Administer analgesics and topical anesthetics as needed to provide relief especially before meals to encourage food and fluid intake.
Monitor hydration status since children are at risk for dehydration. Parents caring for children at home should be informed to report diminishing levels of fluid intake and urination.
Encourage mouth care, the use of a very soft bristle toothbrush or disposable foam-tipped toothbrush provides gentle cleaning near ulcerated areas.
Wear gloves when coming in contact with mucous membranes, saliva, or lesions.
Contact precautions should be instituted for hospitalized children. This includes a private room, use of gloves, and hand washing after glove removal. Gowns may be necessary to protect uniform/clothing when holding a drooling child.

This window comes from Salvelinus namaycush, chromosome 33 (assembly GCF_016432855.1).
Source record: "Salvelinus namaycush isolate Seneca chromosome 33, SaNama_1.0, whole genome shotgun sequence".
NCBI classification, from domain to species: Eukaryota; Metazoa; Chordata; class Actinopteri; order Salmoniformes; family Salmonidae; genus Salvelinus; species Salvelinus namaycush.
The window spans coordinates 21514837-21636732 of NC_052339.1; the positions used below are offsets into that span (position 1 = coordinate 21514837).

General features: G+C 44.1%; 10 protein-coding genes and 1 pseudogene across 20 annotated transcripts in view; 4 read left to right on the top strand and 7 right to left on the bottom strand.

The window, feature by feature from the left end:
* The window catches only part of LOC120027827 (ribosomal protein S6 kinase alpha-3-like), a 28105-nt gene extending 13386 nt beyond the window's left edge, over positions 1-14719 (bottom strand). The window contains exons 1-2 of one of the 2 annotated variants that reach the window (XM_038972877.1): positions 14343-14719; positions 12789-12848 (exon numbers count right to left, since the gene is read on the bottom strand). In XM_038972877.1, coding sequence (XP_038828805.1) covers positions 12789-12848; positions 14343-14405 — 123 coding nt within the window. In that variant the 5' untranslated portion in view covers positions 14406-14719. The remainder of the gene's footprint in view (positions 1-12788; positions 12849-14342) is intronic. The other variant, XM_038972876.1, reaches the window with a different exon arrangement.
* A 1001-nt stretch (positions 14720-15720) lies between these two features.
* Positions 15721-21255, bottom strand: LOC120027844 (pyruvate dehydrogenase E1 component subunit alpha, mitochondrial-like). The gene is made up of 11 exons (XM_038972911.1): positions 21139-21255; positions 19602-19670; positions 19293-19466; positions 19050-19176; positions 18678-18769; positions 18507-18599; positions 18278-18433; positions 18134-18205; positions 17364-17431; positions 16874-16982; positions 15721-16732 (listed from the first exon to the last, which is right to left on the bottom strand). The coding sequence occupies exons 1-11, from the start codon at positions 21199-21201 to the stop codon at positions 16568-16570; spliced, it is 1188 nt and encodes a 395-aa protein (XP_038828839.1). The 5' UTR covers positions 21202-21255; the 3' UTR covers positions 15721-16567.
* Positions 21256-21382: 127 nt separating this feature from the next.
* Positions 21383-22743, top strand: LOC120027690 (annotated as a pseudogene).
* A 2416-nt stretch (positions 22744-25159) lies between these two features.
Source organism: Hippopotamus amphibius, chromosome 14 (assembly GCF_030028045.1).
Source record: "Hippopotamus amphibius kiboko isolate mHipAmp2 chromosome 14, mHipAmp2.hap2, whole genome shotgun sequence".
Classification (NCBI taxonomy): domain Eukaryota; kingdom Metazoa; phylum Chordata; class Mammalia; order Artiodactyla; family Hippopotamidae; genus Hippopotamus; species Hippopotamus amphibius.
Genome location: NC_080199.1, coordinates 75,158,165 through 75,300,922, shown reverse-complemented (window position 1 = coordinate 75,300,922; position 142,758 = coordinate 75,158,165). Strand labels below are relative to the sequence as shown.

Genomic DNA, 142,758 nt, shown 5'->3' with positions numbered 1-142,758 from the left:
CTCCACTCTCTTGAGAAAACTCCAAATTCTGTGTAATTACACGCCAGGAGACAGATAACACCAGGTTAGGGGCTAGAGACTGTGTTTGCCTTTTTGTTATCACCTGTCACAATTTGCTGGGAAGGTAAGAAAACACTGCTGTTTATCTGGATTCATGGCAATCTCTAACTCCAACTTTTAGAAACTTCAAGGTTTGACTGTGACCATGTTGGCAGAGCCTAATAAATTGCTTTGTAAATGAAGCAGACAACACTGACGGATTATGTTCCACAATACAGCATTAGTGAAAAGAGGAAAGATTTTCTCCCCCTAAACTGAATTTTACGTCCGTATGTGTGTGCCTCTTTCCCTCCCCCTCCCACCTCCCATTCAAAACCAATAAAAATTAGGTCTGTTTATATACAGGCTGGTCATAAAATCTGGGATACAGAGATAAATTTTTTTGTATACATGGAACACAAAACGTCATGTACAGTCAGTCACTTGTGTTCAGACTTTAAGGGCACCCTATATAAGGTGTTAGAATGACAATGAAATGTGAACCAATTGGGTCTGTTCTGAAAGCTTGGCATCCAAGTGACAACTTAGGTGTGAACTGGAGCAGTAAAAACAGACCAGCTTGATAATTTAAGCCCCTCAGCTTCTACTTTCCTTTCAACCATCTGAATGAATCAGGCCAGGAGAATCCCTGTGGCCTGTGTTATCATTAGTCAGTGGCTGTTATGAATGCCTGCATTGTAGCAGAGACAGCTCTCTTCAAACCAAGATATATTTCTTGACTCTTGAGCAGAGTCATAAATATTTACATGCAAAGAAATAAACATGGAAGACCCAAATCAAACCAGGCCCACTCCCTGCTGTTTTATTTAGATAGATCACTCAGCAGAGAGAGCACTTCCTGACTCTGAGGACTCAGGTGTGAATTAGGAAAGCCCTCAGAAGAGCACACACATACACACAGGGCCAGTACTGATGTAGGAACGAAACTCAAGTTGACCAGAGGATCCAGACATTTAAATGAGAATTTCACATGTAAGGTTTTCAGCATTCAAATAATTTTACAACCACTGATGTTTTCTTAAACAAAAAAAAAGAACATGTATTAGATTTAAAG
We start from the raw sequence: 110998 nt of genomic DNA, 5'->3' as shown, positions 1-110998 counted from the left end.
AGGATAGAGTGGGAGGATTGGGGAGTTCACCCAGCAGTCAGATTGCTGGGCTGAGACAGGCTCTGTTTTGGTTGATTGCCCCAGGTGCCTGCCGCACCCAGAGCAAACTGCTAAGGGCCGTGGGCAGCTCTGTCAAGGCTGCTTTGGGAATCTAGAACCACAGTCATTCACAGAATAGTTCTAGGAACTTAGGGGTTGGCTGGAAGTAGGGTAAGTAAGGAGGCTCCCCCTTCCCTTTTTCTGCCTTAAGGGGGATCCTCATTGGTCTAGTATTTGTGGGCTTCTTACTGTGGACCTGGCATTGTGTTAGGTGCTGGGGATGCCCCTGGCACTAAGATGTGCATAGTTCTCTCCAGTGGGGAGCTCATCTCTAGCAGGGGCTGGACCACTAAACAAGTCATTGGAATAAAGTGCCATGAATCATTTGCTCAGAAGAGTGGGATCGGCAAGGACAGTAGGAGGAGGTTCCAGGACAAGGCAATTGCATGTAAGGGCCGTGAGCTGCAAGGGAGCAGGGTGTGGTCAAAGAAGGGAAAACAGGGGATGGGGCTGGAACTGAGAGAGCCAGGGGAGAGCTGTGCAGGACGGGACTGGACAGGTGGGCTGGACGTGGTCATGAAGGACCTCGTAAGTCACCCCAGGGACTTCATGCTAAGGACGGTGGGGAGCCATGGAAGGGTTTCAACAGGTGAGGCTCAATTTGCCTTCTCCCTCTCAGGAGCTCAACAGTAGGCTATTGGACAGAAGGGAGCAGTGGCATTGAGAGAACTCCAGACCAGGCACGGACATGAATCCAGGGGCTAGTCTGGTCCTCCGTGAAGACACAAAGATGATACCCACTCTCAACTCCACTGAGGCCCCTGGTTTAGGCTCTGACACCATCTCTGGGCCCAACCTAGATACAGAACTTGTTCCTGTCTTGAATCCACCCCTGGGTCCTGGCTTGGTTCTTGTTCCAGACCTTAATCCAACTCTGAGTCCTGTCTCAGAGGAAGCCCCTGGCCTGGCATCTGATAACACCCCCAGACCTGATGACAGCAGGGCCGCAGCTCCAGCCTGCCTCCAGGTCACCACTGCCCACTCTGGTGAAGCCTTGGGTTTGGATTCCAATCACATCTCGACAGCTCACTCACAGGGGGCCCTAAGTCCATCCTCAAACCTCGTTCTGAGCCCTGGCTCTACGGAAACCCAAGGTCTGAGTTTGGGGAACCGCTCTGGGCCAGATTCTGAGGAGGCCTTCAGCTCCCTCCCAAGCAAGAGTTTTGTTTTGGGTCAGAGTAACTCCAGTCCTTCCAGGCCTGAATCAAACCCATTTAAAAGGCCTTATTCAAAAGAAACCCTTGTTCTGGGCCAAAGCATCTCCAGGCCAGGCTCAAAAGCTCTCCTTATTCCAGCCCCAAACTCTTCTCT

Educate parents or caregivers about transmission, whether children are cared for at home or in the hospital. Younger siblings at home or visiting in the hospital are at risk, as they probably have not yet been infected by HSV-1.
Avoiding contact with lesions and thorough hand washing should be emphasized. It is important to control thumb or finger sucking during the course of the illness.
Inquire whether mothers are breastfeeding. Transmission of HSV from a toddler’s mouth to his mother’s breasts through breastfeeding has been reported.
Provide high in protein and vitamins containing diet to promote healing and new tissue growth.
Serve frequent small meals or snacks spaced throughout the Day to maintain fluid balance and nutrition.
Offer cool, bland, easy-to-swallow foods such as frozen pops, ice cream, mashed potatoes, gelatin, or applesauce to patient to avoid tissue trauma and pain.
Explain to parents that HSV-1 (rather than HSV-2) is considered the infecting organism for their child’s condition since they may have concerns about their child having a “herpes infection,” because herpes is so often linked to sexual transmission.
Educate parents about recurrent infections, as acyclovir does not eradicate HSV-1 infections.